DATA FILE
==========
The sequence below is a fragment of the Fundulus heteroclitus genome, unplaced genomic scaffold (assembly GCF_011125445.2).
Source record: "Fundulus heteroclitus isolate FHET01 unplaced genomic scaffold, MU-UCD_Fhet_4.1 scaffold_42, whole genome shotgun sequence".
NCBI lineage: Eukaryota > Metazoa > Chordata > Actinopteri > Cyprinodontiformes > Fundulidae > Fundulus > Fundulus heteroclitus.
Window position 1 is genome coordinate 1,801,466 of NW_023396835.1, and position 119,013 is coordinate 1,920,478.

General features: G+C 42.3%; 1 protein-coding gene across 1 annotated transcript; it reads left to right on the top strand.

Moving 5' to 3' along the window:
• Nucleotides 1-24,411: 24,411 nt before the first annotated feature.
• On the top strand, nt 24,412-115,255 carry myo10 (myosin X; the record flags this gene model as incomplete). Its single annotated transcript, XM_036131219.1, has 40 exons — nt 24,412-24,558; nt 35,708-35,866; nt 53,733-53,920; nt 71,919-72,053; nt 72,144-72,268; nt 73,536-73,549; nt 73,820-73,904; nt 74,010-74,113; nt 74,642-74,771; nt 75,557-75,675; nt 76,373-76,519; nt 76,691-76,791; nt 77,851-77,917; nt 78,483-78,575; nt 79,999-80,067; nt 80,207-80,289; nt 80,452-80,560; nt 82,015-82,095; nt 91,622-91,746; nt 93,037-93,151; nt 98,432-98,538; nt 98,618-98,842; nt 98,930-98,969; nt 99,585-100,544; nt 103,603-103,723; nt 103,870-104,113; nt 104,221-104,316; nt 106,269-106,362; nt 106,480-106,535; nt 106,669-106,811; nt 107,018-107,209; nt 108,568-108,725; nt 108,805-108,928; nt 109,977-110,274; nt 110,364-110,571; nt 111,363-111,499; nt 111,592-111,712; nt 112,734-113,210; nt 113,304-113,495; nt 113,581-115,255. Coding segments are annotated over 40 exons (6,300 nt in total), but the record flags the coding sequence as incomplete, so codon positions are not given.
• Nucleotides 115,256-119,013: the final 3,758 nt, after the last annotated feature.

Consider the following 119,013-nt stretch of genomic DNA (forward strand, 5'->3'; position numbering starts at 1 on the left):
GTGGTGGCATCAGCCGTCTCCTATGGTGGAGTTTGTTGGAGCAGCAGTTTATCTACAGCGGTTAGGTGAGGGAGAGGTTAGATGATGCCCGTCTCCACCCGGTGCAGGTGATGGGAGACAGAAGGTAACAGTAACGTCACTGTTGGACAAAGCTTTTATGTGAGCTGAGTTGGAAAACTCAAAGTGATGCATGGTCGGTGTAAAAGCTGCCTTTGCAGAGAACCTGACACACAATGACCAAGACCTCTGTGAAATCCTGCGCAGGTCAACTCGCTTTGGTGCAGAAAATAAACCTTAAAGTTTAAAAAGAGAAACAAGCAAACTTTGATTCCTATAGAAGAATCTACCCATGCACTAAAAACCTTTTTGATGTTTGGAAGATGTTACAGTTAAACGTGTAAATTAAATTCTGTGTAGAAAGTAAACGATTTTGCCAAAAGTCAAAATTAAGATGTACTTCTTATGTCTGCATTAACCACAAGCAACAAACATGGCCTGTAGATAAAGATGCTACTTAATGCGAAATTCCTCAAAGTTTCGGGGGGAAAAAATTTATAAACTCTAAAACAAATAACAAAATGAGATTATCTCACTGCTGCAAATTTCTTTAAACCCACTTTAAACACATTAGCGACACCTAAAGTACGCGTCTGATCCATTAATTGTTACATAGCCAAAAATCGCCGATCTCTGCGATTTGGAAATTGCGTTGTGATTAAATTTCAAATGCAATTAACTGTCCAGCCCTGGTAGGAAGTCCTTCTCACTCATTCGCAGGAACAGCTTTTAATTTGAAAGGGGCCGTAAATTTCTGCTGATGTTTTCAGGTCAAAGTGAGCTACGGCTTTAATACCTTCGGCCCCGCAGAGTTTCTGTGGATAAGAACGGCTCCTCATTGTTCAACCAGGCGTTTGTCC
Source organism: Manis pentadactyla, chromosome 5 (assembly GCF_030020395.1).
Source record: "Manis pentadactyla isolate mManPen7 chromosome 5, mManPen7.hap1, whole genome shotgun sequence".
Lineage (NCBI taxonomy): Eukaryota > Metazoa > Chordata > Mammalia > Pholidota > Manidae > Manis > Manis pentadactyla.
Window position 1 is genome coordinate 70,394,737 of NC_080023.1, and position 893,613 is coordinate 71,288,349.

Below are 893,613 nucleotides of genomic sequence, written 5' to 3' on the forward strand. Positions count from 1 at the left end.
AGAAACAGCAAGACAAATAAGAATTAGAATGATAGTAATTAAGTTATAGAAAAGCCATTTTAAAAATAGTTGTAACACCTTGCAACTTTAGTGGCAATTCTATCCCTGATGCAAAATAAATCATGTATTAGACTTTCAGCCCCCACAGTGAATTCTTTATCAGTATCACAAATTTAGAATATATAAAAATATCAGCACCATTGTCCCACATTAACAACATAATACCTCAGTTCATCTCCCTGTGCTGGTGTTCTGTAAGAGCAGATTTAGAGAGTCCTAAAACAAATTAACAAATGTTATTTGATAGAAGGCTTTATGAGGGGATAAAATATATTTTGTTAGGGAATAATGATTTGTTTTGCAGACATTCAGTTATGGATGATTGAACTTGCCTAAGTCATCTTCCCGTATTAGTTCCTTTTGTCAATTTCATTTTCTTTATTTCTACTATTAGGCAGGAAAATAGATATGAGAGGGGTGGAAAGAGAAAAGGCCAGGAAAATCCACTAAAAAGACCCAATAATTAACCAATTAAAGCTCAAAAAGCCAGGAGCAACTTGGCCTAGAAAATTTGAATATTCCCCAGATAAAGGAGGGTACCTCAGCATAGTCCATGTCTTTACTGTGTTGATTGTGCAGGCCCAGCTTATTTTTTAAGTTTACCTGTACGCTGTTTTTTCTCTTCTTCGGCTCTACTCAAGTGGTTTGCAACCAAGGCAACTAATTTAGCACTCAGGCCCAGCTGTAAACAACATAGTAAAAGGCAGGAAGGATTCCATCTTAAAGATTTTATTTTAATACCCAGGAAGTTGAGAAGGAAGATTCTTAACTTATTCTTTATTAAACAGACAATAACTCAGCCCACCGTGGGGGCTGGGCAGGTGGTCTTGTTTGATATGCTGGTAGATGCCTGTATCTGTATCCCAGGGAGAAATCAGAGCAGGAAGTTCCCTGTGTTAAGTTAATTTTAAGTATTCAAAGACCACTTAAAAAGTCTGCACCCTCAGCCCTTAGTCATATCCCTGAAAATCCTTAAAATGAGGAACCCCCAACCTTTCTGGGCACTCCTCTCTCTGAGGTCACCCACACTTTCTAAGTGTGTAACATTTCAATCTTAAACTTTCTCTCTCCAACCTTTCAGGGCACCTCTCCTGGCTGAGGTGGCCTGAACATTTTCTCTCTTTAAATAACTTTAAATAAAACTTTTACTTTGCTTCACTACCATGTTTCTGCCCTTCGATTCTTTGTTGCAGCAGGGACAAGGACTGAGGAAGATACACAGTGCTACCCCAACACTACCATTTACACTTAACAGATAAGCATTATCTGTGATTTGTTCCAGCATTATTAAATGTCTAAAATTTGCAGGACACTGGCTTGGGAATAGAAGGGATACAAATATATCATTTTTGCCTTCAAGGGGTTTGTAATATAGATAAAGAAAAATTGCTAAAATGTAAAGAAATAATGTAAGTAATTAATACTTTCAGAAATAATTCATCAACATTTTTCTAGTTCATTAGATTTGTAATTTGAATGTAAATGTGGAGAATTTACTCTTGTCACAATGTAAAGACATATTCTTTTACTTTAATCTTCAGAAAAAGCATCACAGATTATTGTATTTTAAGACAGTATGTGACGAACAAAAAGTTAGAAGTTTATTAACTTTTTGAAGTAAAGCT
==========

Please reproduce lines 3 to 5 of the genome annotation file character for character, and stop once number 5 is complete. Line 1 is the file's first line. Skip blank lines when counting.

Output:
NCBI lineage: Eukaryota > Metazoa > Chordata > Actinopteri > Cyprinodontiformes > Fundulidae > Fundulus > Fundulus heteroclitus.
Window position 1 is genome coordinate 1,801,466 of NW_023396835.1, and position 119,013 is coordinate 1,920,478.

General features: G+C 42.3%; 1 protein-coding gene across 1 annotated transcript; it reads left to right on the top strand.